Send your comments and tips to firstname.lastname@example.org
Beth Israel Deaconess Medical Ctr.
Boston Medical Center
Brigham and Women's Hospital
Cambridge Health Alliance
Caritas St. Elizabeth's Medical Ctr.
Children's Hospital Boston
Dana-Farber Cancer Institute
Joslin Diabetes Center
Mass. General Hospital
Mass. Health Law
New England Baptist Hospital
Short White Coat
Tufts-New England Medical Center
UMass Memorial Medical Center
University of Massachusetts
VA Medical Centers
A Healthy Blog
Running A Hospital
Nature Network Boston
SciBos - Corie Lok's blog
Nurse at small
Dr. Gwenn Is In
Healthy Children blog
Other Globe Blogs
Elizabeth Cooney is a health reporter for the Worcester Telegram & Gazette.
Boston Globe Health and Science staff:
Karen Weintraub, Deputy Health and Science Editor, and Gideon Gil, Health and Science Editor.
Short White Coat blogger Ishani Ganguli
Short White Coat blogger Jennifer Srygley
Wednesday, June 20, 2007
Journal voters stray from the evidence
The results are in from the New England Journal of Medicine's first online poll of clinical decisions, and the winner was not a slam-dunk.
"What we learned from this is that evidence-based medicine is easy to talk about but hard to implement," editor-in-chief Dr. Jeffrey M. Drazen said in an interview.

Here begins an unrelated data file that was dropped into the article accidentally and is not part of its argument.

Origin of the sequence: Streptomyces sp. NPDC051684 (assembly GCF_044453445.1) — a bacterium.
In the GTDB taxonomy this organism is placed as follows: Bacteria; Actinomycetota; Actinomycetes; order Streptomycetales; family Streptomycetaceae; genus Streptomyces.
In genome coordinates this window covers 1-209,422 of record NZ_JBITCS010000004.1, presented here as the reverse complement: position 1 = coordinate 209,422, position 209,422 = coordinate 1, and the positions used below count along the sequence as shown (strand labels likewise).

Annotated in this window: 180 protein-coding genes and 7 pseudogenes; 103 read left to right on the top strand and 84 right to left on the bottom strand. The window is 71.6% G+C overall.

Last month the journal asked readers to vote on how to handle the fictitious case of a woman who wanted to cut down on her medications for mild, persistent asthma. The vignette was created to accompany two articles on asthma treatment.
"People read those two papers and the vignette and came to very different conclusions," Drazen said.
Readers were given three choices to vote on. When the 6,085 votes from 113 countries were counted, two of the three choices were almost a tie, with only eight votes separating them. But the winner, with 37.5 percent of the votes, was not the choice consistent with what the two studies concluded, Drazen said.
"It appears that although we as physicians use new data, we do not slavishly follow them," Dr. Laura Fredenburgh of Brigham and Women's Hospital writes in tomorrow's journal.
That fits with the more than 340 comments the journal received, Drazen and Fredenburgh said. The doctors said they picked out different parts of the fictitious patient's story to guide their decisions.
Drazen said he was encouraged by the number of votes and the thoughtful nature of the comments.
"I was amazed," he said. "We'll probably do it again in the fall."